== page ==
Friday, September 4, 2020
Chaney Says Studio Can’t Force Arbitration With Producer Over Spinoff Film
Above is a promotional graphic for a 2019 film. The Court of Appeal has held that a studio’s contracts with a producer containing arbitration clauses relating to “Fast & Furious” movies do not carry over to a spin-off movie.
By Sandra Hong, Staff Writer
An attempt by Universal City Studios to force arbitration with producer Neal Moritz in a dispute over a spinoff movie from the lucrative “Fast & Furious” franchise has been rebuffed by the Court of Appeal for this district, which affirmed an order denying the studio’s motion to arbitrate.
Justice Victoria Gerrard Chaney of Div. One wrote the decision filed Wednesday affirming the order by Los Angeles Superior Court Judge Craig D. Karlan.
Karlan concluded that the arbitration agreements claimed by the movie studio to be valid and binding only applied to disputes arising out of “Fast & Furious” sequels and remakes and not to a spinoff called “Fast & Furious Presents: Hobbs & Shaw,” from which Moritz was shut out at the start of filming.
In her decision, joined by Presiding Justice Frances Rothschild and Justice Helen I. Bendix, Chaney declared:
“We conclude not only is it not clear and unmistakable here that the parties agreed to delegate arbitrability questions concerning Hobbs & Shaw to an arbitrator, no reasonable person in their position would have understood the [Fast & Furious] arbitration provisions to require arbitration of any future claim of whatever nature or type, no matter how unrelated to the agreements nor how distant in the future the claim arose.”
‘Fast & Furious’ Contracts
Moritz produced eight “Fast & Furious” films released between 2001 and 2017, all but one under written contracts containing arbitration provisions. For the 2017 film, Moritz entered into a single producer contract that governs two additional films constituting a sequel or remake of any of the earlier “Fast & Furious” productions.
The multi-film contract does not include an arbitration agreement; however, it requires terms of the contract for the seventh film released in 2015 to be applied. That contract provides for any disputes arising out of, or related to, the agreement to arbitrated.
While Moritz worked on the eighth “Fast & Furious” film, he and Universal started discussing a spinoff based on characters in the franchise, which would eventually become “Hobbs & Shaw.”
Drafts of a producer contract for “Hobbs & Shaw” that included an arbitration agreement were exchanged between Moritz and Universal, but a final agreement was never signed.
‘Hobbs & Shaw’ Dispute
Universal informed Moritz he was being cut from “Hobbs & Shaw” shortly before filming began and that it was not obligated to compensate him for any work related to the film. Moritz sued Universal as well as its president, Jimmy Horowitz, seeking damages and enforcement of the oral agreement.
The studio moved to compel arbitration based on the agreements spanning Moritz’s 16 years of work on the “Fast & Furious” franchise.
In his June 2019 complaint, Moritz described the practice of forming “fully negotiated and agreed upon” oral producer agreements at Universal and that he typically began working on production before any writings were formally reduced to writing and signed.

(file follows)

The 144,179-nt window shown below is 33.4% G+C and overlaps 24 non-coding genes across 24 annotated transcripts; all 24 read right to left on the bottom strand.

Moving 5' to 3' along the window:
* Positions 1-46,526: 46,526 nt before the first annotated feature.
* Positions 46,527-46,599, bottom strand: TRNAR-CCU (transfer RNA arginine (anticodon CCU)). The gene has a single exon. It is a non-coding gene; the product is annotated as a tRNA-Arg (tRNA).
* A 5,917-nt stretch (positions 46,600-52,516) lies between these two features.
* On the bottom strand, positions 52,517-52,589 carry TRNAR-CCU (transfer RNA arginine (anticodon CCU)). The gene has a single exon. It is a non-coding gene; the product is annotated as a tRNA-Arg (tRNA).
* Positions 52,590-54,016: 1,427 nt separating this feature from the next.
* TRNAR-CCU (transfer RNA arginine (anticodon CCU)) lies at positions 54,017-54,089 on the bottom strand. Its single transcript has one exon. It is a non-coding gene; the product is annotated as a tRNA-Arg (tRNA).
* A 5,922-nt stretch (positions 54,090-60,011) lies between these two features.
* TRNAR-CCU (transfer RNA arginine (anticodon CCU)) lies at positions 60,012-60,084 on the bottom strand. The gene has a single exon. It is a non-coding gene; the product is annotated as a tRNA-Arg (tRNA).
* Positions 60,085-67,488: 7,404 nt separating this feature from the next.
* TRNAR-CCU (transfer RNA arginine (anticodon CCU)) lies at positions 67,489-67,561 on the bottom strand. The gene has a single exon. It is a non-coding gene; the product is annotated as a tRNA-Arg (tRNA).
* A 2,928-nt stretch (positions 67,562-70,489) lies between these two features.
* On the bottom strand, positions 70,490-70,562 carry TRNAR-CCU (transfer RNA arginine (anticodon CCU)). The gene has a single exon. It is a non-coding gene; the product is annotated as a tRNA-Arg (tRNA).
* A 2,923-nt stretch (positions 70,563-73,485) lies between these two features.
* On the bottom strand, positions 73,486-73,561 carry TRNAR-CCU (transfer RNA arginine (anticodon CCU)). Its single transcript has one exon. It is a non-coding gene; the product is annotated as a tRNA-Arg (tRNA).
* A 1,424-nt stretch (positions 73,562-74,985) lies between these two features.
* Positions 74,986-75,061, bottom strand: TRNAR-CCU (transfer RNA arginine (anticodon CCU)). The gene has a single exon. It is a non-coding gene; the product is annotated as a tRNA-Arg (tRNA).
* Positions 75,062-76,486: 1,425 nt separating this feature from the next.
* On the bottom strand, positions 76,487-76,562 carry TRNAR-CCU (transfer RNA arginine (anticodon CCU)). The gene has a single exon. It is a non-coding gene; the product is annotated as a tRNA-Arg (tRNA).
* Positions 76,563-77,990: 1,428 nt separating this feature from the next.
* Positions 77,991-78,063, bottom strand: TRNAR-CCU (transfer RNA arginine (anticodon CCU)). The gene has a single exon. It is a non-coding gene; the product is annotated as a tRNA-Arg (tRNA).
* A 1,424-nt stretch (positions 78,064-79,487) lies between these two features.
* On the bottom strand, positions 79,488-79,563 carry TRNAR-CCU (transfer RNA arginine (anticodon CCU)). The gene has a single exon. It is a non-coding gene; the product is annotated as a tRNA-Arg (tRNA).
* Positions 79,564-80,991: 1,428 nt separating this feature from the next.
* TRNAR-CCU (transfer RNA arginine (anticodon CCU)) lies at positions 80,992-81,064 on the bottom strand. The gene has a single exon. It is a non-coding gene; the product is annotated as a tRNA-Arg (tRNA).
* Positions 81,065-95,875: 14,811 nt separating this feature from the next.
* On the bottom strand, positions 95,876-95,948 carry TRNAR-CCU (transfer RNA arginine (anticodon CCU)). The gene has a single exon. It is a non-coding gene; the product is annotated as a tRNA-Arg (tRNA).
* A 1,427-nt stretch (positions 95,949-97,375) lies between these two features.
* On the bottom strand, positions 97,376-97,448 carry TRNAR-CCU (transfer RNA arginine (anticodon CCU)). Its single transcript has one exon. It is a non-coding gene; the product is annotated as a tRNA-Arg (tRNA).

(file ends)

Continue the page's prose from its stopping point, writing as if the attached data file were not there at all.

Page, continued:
His complaint references key financial provisions and compensation terms of previous “Fast & Furious” contracts.
Universal argued that the delegation clause in previous arbitration provisions extended to its dispute with Moritz as being “related to” previous “Fast & Furious” agreements.
“The argument is without merit,” Chaney said, declaring “the Hobbs & Shaw dispute neither arises from nor relates to the [Fast & Furious] agreements.”
“Although Moritz referenced the agreement in his complaint when explaining the historical background of the Hobbs & Shaw film, the mere mention of a contract does not mean the dispute relates to it in any substantive sense. If it did, a party could make any contract relate to a dispute simply by mentioning it.”
Universal argued that only the arbitrator can determine whether the arbitration clause should be enforced, relying on the 2019 U.S. Supreme Court decision Henry Schein, Inc. v. Archer & White Sales, Inc.
“We disagree,” Chaney said, noting that Schein presupposes “some minimal connection between the contract and the dispute.”
“The [Federal Arbitration Act] requires no enforcement of an arbitration provision with respect to disputes unrelated to the contract in which the provision appears. Appellants’ argument that an arbitration provision creates a perpetual obligation to arbitrate any conceivable claim that Moritz might ever have against them is plainly inconsistent with the FAA’s explicit relatedness requirement.”
The case is Moritz v. Universal City Studios, 2020 S.O.S. 4338.
Counsel for Moritz were Dale F. Kinsella, Suann C. MacIsaac, and Zachary T. Elsea of Kinsella Weitzman Iser Kump & Aldisert in Santa Monica. Counsel on behalf of Universal were Bruce E. Van Dalsem, Daniel C. Posner, and M. Alex Bergjans of Quinn Emanuel Urquhart & Sullivan in Los Angeles.
Copyright 2020, Metropolitan News Company